Mohaed Bouazizi, a desperate and unemployed young Tunisian man, set himself on fire Dec. 17 when officials denied him a permit to sell vegetables on the streets of Sidi Bouzid.
His death caused a widespread protest in the African nation, which has erupted into a political uprising in several countries throughout the Middle East. 78 people have been killed in Tunisia, according to the Tunisian government, although the United Nations put the toll at 100. Tunisia’s president, Zine al-Abidine Ben Ali, fled the country Jan. 14.
There are many factors that pushed the people of Tunisia to rebellion, according to Prof. David Patel, government.
Patel said the country faces a lot of challenges, such as high unemployment. Young people who have gone to college in recent years expect a lifestyle that the current political regime is unable to provide, and the government is also unable to subsidize food and gas to the extent it did before due to the rising prices of limited resources, Patel said.
“[The] authoritarian regime isn’t offering a promise of a better life,” Patel said. “[It has been the] same story since the 70s. They protested, [and] more people joined.”
Although the Middle East is frequently portrayed as a hot spot for unrest and violence by American news media, Arab governments are actually very stable, Patel said. The uprising in Tunisia caught the local politicians, as well as the rest of the world, by surprise, he said.
“The Tunisian protests, which led to the overthrow of the Tunisian regime, were not predicted by anyone,” said Prof. Ziad Fahmy, government in an email. “As far as we can tell they were largely spontaneous and reflected the frustrations felt by the country’s youth over the lack of economic opportunity and the corruption of the ruling regime.”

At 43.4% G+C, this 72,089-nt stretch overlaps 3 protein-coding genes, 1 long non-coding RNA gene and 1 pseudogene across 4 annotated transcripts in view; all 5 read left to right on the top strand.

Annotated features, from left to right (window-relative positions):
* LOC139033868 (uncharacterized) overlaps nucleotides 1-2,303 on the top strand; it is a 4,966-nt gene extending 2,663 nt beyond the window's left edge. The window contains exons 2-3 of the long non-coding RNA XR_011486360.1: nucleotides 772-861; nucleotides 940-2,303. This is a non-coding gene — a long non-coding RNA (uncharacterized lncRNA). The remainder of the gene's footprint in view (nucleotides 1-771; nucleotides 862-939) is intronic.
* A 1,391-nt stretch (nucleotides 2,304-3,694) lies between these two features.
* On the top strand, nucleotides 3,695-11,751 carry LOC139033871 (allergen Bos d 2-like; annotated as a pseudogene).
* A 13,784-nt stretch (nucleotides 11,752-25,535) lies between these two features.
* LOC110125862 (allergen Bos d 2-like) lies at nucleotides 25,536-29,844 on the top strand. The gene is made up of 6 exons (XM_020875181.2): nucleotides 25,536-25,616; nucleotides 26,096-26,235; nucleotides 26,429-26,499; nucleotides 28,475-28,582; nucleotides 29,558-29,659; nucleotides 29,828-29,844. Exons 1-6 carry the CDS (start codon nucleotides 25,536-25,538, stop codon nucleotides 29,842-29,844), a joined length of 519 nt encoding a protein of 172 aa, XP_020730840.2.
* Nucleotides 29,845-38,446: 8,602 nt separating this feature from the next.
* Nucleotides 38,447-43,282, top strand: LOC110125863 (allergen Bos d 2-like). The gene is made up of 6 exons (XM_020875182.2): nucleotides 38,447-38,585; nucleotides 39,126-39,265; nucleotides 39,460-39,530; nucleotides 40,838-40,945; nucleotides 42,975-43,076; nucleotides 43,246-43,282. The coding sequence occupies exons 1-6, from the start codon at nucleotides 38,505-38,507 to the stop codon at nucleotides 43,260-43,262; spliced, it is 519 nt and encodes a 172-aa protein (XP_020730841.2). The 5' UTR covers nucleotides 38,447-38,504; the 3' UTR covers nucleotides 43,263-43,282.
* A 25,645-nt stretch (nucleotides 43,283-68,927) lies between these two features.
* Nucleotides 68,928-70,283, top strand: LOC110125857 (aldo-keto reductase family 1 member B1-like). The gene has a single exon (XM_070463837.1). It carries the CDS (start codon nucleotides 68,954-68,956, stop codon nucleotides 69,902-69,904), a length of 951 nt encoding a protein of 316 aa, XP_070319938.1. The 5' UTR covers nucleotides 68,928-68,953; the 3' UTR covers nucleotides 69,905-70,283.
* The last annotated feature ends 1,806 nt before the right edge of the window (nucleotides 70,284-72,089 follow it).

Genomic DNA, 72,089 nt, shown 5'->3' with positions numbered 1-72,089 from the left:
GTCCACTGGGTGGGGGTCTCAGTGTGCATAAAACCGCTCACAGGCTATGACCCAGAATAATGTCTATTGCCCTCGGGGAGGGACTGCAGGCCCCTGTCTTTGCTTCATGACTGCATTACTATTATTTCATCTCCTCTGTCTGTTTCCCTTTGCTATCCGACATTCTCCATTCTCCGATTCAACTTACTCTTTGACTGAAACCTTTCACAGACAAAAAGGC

There are several reasons why Tunisia became the first Arab country in decades to overthrow its government.
“There are plenty of examples [of successful protests] out there, just in the Arab world it’s unusual,” said Prof. Valerie Bunce, government. “Ben Ali was getting pretty old, [there was] a sense that people were fed up and [felt] that it was time for him to go.”
According to Bunce, Tunisia is set apart from the rest of the Arab world in part by a tradition of repressed labor, its homogeneity and its unusually strong relationships with Europe. The country’s repressive government also gave it little need and opportunity to develop opposition in the past, Bunce said.
“The popular uprising in Tunisia offers a golden opportunity for Middle East scholars to see first-hand the result of a turnover in a decades-old, stable Arab government,” said Kat Morisy ’11, a Near Eastern Studies major who conducted research on political parties in Jordan for seven months. “The rhetoric from Tunisia has been spreading to other Arab countries, which shows the ripple-effect this event has had on its neighbors.”
“All eyes are on Egypt now,” Patel said. The riots in Tunisia “showed a way” for other Arab countries to take similar action, he said.
While the future of this African country is still to be determined, the fire that Bouazizi, with his demonstration, ignited has spread to many Islamic countries. According to Patel, agitation has spread to Mauritania, Algeria, Malaysia and Saudi Arabia, and official protests have been triggered in Egypt and Yemen. The uprisings in Egypt are the largest the country has experienced since the “bread riot” of 1977, according to The New York Times. As of Thursday night, 7 had been killed in the violence.
“This is extremely exciting,” Patel said. “I’m giddy, but also scared. We don’t know what is coming next, what it is going to look like.”
“We hope that the process of political change will be peaceful and that’s it,” said Bunce. “It’s up to them to sort it all out.”
Correction: An earlier version of this story incorrectly reported that Kat Morisy ’11 conducted research on Islamist government in Jordan. In fact, she researched political parties in Jordan.
Original Author: Lucy Li